Simple, single-naved, vaulted churches constitute the earliest of the Cappadocian churches, presumably dating from the 7th – 8th centuries. The remaining ones, the columns, domes and other architectural elements of which are also carved into the rocks are later, from the 11th-13th centuries.
The doors and windows of monasteries, dormitories, dining rooms, monk cells and most of the churches cannot be spotted from the outside. They have been dug in such a way that no enemy could easily reach them. The openings observed today were caused by later collapses. Narrow and difficult entrances or passages have been equipped with round doors carved in the form of millstones out of nearby rocks. Ventilation chimneys and windows were all concealed.
There were about 10 underground cities in the region. Two of them, Derinkuyu and Kaymakl? are- open to visitors today. These underground cities which go down meters-deep to 7-8 stories with small and large rooms, halls, churches and ventilation chimneys must have been dug by different tribes of people in different times. Rock settlements are in fact scattered in a much wider area than can be visited today. There are, for example, similar settlements in the north, near K?r?ehir.
The bottoms of deep valleys are narrow and restricted, but marshy and therefore suitable for agriculture. The slopes on the other hand, are idea) for rock-carved habitation.
Pigeon manure means fertility for tufa, the local soil. Even today, as in the olden days, villagers show careful attention to private dovecots. Some valley slopes are filled with many small niches. These are old dovecots with their fallen-off facades.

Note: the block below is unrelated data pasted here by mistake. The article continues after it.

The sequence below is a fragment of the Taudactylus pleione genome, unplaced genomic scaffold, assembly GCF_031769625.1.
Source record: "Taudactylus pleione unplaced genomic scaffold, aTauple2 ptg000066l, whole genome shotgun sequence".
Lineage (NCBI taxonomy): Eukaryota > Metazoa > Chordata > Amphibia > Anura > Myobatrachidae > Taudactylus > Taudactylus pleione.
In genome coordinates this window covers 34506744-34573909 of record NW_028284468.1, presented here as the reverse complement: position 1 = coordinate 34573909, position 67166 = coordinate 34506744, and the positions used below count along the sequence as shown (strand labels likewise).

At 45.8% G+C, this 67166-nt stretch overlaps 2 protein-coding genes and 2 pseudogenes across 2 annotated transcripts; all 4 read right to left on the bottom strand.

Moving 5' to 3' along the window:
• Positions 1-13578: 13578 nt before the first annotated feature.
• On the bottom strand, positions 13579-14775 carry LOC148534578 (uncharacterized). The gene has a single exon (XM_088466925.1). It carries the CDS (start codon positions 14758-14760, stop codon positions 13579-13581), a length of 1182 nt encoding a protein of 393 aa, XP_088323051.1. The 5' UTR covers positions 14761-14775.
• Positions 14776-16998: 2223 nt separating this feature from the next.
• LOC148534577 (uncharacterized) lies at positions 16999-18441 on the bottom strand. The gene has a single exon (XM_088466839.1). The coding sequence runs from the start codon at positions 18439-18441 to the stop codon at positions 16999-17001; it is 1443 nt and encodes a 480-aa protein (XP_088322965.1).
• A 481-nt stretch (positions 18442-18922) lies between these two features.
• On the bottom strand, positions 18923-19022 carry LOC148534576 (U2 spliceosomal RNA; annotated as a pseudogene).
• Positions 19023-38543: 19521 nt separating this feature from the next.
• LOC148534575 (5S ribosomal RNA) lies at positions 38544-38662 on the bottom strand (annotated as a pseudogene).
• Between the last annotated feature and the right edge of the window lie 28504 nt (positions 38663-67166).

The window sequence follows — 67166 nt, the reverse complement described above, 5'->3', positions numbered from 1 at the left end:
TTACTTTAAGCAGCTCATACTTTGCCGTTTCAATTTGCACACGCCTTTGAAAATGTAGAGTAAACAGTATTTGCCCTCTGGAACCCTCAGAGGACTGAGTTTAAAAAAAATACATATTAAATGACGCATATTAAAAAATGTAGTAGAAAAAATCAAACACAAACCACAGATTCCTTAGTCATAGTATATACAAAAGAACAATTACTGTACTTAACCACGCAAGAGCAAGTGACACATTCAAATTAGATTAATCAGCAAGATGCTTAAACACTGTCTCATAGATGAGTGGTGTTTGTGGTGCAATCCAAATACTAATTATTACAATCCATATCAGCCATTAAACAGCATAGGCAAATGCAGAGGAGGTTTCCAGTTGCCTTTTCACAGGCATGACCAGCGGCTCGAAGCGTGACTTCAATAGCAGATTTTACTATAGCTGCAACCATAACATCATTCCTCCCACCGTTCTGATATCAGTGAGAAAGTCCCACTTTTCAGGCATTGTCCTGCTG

The Eastern Christian tradition of monasticism advocates an isolated life style for all members of the family and the commune. As an isolated locality itself, Cappadocia was exceptionally suitable for such a mystique and for a relatively safe communal life. It possesses small valleys and wide grounds on plateaus which easily offer lodging to a limited population. A large number of child graves are evidence for the crowded family groups which lived here. On the other hand, there are a great number of small, single monk cells carved into the fairy chimneys, to live in as the way of the famous Syrian saint Simeon Stylite.The best known of these innumerable monastic centers scattered over the valleys is Goreme which was originally named Korama.
Gbreme's monasteries and churches are located on an amphitheater like slope and widely visited today within the museym grounds.
The method of rock carving used in those days is today called «cut». Relatively simple digging equipment is used for the purpose. Spaces carved into these rocks are extraordinarily fit for living and storing. They are humid all through the year and no insects can live in them. They are used even today as living spaces, motels, warehouses and stables and some (recently cut) are used as storehouses for the seasonal preservation of lemons, oranges and apples.